A Blogazine, based out of Park Slope, Brooklyn, that features fun and interesting articles. Topics include: parenting, society, real estate, career, style, spirituality and more. Written contributions are always welcome!

Wednesday, October 14, 2009

They Don’t Call ‘em the Terrible Twos for Nothing

By Rachael Nachtwey

Although I’ve taken care of many kids throughout the years, I’m never fully prepared for the frustration of the defiant toddler. I’ve seen even-tempered little ones undergo the most rapid personality changes, leading one to question if some little demon had burrowed in. My toddler niece fascinates me with her ability to play happily one second, then become red-faced and spout irrational tears the next. And Ethan, my normally obedient two-year-old charge, has recently decided that he is going to “forget” every rule that he had previously learned. In fact, he seems to have identified several Rachael pushing buttons and I, in turn, have learned what really turns my crank.

One recent afternoon, Ethan was definitely displaying some testing behaviors (i.e. doing the polar opposite of everything I had asked of him). However, as the day progressed, he seemed to be shaping up so I allowed him to take his new scooter outside. After several blocks of good behavior, I decided it was only fair to reward him on a warm, sunny day with some ice cream. Still donning his adorable dome shaped helmet, we sat on the steps of the Tasti-Delight, sharing a melting cup of vanilla soft serve.

As he proceeded to dump the remaining bit, I said, “All right. Let’s get going to the park!” at which he jumped up and yelled, “More ice cream!”

“You just had ice cream, silly!” I laughed. “Another day.” Now I don’t know if there was any correlation between the ice cream and the crack-like induced state that followed but here’s what happened:

Even though he didn’t tantrum or even really complain, within seconds, the horns surfaced. After scooting a few feet down the sidewalk, he suddenly stopped, dropped the scooter and just started running! The kid was greased lightning, I do not jest. I bolted and managed to grab him by the collar which made me feel like sort of bow-tied store clerk from the 50’s who was going to teach “those darn hoodlum thieves a lesson!” I pulled him close to me, got down to his level, and said, “What are you doing? You can’t run off like that!” while pointing at the cars that were “very, VERY dangerous!” I thought it registered in his expression. He looked solemn enough. A bit remorseful, too? Or so I thought…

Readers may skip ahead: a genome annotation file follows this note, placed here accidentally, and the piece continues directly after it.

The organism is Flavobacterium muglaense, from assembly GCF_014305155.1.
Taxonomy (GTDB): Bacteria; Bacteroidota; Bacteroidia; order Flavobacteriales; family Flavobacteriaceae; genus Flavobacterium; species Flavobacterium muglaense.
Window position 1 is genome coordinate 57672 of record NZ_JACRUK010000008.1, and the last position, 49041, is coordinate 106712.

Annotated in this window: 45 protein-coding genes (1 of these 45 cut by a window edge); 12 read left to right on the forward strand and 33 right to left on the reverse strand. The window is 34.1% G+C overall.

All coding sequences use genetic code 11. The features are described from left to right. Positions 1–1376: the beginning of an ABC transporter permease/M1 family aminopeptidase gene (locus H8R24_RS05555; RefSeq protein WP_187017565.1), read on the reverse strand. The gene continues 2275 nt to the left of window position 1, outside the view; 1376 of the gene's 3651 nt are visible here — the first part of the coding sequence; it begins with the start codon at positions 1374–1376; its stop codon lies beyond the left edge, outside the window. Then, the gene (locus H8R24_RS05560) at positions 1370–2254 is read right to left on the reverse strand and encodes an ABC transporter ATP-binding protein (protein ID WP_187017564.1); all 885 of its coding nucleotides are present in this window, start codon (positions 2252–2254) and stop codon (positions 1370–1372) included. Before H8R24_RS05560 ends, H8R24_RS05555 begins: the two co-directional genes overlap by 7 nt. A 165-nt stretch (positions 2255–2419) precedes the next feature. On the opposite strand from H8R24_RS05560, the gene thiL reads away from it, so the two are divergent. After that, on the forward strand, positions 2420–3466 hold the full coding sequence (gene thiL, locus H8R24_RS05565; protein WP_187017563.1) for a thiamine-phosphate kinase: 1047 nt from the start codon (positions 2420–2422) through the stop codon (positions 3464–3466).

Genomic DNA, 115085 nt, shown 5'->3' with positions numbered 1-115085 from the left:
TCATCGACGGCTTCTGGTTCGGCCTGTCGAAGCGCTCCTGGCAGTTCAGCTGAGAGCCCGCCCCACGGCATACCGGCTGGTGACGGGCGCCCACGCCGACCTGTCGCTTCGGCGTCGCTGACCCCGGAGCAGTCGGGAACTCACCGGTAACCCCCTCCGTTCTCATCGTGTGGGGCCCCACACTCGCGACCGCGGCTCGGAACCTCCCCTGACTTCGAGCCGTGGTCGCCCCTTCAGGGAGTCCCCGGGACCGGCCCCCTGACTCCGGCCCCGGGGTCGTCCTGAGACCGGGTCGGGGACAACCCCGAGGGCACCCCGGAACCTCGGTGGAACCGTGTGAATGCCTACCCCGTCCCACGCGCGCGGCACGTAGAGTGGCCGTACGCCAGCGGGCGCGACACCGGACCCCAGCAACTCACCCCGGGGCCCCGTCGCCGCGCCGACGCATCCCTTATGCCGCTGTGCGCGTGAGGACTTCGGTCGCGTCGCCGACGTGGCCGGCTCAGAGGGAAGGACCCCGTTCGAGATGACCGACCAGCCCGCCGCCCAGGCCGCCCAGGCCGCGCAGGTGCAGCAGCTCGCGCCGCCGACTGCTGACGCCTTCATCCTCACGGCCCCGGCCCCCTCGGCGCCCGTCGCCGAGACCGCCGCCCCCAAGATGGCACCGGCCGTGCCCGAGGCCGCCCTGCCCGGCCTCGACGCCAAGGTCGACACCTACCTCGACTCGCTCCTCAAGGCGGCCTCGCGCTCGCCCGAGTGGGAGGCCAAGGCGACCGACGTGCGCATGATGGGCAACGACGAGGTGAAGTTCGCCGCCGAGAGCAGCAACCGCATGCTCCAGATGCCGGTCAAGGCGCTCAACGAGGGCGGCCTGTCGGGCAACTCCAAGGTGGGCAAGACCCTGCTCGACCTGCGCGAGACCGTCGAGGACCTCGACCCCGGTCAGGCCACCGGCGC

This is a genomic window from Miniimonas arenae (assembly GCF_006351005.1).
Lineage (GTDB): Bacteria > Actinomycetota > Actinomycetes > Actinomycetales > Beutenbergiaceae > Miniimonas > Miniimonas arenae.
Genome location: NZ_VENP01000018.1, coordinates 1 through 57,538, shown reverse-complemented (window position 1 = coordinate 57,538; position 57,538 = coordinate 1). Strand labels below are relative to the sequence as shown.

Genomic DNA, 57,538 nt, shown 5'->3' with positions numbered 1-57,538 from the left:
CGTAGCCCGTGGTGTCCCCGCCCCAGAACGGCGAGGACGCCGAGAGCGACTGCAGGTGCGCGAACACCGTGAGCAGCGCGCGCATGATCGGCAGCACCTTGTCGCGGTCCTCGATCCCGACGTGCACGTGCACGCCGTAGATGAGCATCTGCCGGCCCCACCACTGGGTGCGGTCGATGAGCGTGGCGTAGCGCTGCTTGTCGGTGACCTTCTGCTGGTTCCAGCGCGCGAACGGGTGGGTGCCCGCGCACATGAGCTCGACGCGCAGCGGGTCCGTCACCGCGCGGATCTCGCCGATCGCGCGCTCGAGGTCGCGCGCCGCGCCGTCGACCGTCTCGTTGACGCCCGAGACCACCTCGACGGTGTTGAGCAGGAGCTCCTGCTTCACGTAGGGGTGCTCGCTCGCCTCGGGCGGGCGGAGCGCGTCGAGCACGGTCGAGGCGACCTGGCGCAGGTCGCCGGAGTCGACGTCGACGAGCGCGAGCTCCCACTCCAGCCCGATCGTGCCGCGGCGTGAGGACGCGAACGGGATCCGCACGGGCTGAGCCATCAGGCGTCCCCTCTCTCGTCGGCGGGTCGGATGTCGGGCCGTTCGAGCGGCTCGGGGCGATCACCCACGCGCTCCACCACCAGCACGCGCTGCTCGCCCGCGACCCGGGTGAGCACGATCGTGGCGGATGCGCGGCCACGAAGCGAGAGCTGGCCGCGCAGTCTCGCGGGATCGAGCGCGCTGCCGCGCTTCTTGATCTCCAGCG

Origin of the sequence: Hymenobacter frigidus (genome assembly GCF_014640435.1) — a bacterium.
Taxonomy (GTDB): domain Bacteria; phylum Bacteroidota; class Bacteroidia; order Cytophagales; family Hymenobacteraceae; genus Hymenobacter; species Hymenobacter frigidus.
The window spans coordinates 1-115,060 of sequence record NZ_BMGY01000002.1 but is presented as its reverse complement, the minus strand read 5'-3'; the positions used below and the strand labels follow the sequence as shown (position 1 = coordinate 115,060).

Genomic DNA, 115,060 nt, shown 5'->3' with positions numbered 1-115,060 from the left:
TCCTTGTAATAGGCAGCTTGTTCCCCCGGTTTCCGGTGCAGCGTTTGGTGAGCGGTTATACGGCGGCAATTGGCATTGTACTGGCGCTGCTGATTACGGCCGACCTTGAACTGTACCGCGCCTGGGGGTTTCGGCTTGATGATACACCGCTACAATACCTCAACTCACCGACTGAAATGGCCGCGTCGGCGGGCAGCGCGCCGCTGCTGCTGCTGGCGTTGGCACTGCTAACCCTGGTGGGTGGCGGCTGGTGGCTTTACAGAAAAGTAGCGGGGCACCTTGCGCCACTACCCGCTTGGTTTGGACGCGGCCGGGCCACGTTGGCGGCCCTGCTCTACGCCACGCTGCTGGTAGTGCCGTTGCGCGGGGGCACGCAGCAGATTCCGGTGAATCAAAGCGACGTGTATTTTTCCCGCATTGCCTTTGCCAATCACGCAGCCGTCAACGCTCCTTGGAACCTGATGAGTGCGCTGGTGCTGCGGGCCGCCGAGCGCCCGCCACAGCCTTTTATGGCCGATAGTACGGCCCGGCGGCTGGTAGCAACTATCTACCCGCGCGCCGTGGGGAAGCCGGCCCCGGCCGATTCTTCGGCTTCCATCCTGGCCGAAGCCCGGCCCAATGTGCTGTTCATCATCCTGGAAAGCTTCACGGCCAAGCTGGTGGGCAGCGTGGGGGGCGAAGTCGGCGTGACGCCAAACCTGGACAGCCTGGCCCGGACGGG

We started off again but within moments, he dumped the scooter once more and at this point, I wondered if he was just getting tired. Spotting some chairs in front of the Tea Lounge, I suggested a little rest. We had just plopped down when without any warning, he popped out of his chair and sprinted toward the street. My heart in my throat, I commenced some sort of military move, launching myself and tackling him. Once I had him in my grasp, I proceeded to lose it.

“That’s IT!” I yelled, not caring that the patrons of the Tea Lounge were now staring at the spectacle that had become The R&C Show. I carried him back to the chair and firmly planted him down. “WHAT ARE YOU DOING?! YOU KNOW YOU AREN’T SUPPOSED TO RUN OFF! YOU COULD GET HIT BY A CAR!!” I shouted. What was killing me about this whole situation was that he knows these rules. Very well.

We were nose to nose when I said, “You need a TIME OUT!”

He squirmed, whimpered, and cried for Mommy. He tried more than once to get out of the chair, which ratcheted my irritability up to the nth degree but by the time the two minutes were over, I think we had both calmed down. I took him by the hand and said, very evenly, “No park. We’re going home and you have to hold my hand the whole way there”. I couldn’t get horrific visions of him running in front of a car out of my head.

Ethan knew that he had pushed his Rachael a bit too far. Typically, he fights me when I grab his hand but this time, he allowed me to hold it firmly the entire walk home. By the time we arrived, I was completely exhausted and suggested some quiet time. He asked to play with his wooden blocks which seemed like a fine idea.

How wrong I was! He got way too keyed up by the construction and subsequent destruction of his towers. As he excitedly rummaged through his booty of blocks, he threw one of the large ones behind him, accidentally smacking me right above the eye. Hard.

The combination of extreme pain and general frustration with the entire afternoon caused me to burst into tears. I ran into the bathroom to examine the damage and also to minimize the fear I was probably evoking in Ethan. I also realized I was very much in need of a breather. As I sobbed over the bathroom sink, I could hear Ethan pressing his face to the door.

“It’s all right, Rachael, yes? You be okay?” His sweet little voice through the door sounded so genuine, so grown up for his two-year-old body.

After I had collected myself, I said, “Yes, I’ll be okay”.

We all have our moments, I guess, when we need to lose it, whether that’s with our scooters, in the sandbox, or over the bathroom sink. When Ethan’s mom came home and I told her what had happened, she demanded that he apologize. “I sorry, Rachael” he said, burying his head into her shoulder.

Amazing how powerful an apology is, even from a toddler. Even more meaningful? Knowing that his mom has removed the wooden blocks from his toy chest because unlike Ethan, I don’t look so cute in helmets.

Rachael Nachtwey is a Brooklyn Nanny, a freelance writer and regular contributor to Hip Slope Mama. She can be reached at Rachael.Nachtwey@gmail.com. She also writes on her blog at www.thenightway.blogspot.com